November is National Pet Diabetes. The purpose is to raise awareness about diabetes in pets, the signs, and what we can do to screen pets for diabetes to begin treatment before the condition begins seriously affecting them.
What Is Diabetes?
Diabetes mellitus (more commonly referred to as diabetes) is a chronic health condition that occurs when the body cannot properly use glucose which is a type of sugar that is the main fuel source for the body’s cells.
The inability to process or use glucose properly results in elevated blood sugar levels (hyperglycemia) and eventually sugar present in the urine (glucosuria). Glucosuria results in the need for the kidneys to draw in large volumes of water, and this is why many pets with diabetes exhibit elevated levels of thirst and an increased frequency of urination.
Risk Factors for Diabetes in Pets
While any pet can develop diabetes, certain pets are at a greater risk of developing diabetes than others. This includes dogs above age 4, cats above age 6, female pets, and pets that have undergone a prolonged use of certain medications. Additionally, certain breeds of dogs have a genetic predisposition to developing diabetes. Pets that are overweight or obese are also at an increased risk.
Signs and Symptoms of Diabetes in Pets
Signs and symptoms of diabetes in pets include:
Excessive thirst, water intake, and increased urination
Changes in appetite
Cloudy eyes (especially dogs)
Chronic or recurring infections (such as skin infections, ear infections, and urinary tract infections)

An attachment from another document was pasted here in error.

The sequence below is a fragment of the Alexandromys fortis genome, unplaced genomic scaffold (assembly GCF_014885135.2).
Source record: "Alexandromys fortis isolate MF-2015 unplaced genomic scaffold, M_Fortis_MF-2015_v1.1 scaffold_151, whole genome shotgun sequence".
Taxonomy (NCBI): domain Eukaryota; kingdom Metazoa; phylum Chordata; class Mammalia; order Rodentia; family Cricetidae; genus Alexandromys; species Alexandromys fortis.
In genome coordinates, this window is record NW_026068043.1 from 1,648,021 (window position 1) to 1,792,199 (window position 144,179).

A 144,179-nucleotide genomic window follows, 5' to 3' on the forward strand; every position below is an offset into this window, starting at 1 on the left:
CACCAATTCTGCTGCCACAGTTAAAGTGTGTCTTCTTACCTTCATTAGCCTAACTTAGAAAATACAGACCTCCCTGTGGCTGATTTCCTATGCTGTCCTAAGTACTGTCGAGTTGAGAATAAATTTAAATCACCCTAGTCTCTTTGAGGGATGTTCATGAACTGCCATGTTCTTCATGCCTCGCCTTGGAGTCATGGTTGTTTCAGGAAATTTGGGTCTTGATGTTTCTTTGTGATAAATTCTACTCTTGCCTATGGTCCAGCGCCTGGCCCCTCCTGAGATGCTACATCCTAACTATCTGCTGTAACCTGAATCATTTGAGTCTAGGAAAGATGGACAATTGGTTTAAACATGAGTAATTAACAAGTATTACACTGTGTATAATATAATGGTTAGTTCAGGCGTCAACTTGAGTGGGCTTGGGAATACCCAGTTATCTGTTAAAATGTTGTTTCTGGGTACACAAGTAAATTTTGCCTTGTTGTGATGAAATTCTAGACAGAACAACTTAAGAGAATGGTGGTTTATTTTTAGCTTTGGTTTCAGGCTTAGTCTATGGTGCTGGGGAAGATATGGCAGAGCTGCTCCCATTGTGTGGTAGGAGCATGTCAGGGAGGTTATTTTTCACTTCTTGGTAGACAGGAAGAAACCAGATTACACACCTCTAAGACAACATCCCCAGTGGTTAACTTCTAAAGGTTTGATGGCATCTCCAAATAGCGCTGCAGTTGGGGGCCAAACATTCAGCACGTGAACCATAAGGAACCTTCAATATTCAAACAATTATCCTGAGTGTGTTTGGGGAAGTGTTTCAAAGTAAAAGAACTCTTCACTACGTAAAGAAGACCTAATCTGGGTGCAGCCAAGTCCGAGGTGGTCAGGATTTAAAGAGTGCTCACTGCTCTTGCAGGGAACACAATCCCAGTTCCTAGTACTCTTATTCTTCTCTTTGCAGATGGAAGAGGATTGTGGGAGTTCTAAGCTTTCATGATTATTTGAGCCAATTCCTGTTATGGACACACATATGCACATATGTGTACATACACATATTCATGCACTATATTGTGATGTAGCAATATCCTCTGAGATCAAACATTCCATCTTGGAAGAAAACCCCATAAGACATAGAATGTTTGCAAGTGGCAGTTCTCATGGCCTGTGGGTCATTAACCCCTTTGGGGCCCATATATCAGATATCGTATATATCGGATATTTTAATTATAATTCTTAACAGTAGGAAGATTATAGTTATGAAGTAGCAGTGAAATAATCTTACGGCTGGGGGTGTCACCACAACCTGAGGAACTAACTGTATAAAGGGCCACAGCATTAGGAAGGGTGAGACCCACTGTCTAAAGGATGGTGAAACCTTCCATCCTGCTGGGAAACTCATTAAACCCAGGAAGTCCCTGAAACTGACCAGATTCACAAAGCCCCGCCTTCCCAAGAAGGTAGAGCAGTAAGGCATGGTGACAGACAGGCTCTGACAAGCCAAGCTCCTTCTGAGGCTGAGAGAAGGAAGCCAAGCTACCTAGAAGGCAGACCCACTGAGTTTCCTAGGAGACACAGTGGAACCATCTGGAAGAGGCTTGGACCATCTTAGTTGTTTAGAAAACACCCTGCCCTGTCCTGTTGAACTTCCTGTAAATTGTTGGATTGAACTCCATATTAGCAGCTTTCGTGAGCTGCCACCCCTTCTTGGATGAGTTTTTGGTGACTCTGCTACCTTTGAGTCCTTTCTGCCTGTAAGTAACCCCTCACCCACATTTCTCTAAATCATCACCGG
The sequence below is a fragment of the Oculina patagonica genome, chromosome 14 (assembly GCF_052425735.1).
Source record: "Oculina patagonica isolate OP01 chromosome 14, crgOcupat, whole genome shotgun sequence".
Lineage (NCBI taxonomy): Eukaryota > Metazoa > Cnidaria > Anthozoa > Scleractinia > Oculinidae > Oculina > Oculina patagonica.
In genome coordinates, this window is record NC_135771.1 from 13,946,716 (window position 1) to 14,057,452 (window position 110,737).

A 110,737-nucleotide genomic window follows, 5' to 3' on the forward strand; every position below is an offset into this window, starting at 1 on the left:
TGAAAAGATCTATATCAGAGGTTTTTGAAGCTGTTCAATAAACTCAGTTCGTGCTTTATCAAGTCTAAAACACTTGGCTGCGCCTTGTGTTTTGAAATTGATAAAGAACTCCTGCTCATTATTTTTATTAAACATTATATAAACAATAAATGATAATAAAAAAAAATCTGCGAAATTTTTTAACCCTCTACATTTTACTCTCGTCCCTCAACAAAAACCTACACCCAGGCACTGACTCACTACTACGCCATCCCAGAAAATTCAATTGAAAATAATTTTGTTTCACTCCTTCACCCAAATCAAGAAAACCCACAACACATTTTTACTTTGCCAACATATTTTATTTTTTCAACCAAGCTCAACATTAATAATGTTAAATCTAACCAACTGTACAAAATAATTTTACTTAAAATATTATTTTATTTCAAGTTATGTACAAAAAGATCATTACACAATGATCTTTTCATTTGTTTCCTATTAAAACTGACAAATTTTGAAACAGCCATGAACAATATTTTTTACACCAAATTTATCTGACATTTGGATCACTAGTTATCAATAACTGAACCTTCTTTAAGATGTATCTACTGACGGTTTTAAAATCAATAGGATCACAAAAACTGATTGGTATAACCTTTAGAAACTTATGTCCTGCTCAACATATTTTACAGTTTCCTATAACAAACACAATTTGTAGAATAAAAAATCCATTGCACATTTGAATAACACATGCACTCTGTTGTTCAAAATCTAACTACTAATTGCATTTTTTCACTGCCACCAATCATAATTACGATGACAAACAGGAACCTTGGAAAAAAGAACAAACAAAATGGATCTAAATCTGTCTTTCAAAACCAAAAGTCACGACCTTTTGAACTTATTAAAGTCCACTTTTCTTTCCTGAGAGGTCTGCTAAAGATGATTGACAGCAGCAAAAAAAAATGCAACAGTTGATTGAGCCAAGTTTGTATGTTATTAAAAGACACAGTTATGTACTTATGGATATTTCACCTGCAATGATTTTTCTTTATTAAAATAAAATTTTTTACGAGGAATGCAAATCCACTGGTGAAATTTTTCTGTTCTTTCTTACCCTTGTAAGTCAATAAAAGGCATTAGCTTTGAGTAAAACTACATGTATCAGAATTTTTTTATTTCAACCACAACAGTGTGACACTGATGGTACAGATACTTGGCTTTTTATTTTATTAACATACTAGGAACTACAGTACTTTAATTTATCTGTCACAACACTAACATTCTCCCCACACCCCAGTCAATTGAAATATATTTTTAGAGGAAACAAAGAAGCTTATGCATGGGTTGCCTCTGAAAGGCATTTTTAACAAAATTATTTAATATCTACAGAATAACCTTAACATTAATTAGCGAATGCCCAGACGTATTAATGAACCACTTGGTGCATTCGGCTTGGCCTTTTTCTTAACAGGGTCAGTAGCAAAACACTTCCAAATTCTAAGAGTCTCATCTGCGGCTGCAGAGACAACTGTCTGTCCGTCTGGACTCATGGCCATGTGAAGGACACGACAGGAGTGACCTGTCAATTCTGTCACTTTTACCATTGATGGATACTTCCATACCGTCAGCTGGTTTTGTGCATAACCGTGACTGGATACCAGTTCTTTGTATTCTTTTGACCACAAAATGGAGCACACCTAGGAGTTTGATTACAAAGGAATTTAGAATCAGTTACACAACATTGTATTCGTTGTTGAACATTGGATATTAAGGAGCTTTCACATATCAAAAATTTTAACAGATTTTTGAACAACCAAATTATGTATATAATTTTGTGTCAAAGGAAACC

If you notice any of these signs or symptoms in your pet, it’s important to schedule a veterinary examination and diabetes screening appointment right away.
The Importance of Diagnosing and Treating Diabetes Early
Untreated diabetes can lead to a whole host of secondary health issues that can negatively impact a pet’s quality of life. Untreated diabetes can also be life-threatening. With an early diagnosis and prompt treatment, we can work with you to keep your pet’s diabetes under control, mitigating secondary health concerns, and while keeping your pet happy and healthy for life.
Should Your Pet Be Tested for Diabetes?
To diagnose diabetes in a pet, lab tests must be performed to determine whether or not the pet has consistently increased levels of sugar in the blood and urine. Samples for these tests are typically taken after a pet has fasted for a period of time.
We might recommend screening your pet for diabetes if they fall into a high-risk category or as a part of a senior pet’s wellness exam. To learn more about diabetes in pets, we welcome you to schedule an appointment at South Meadow Animal Clinic today.
At South Meadow Animal Clinic, we are dedicated to providing the highest level of veterinary medicine along with friendly, compassionate service. We treat every patient as if they are our own pet, and give them the same loving attention and care.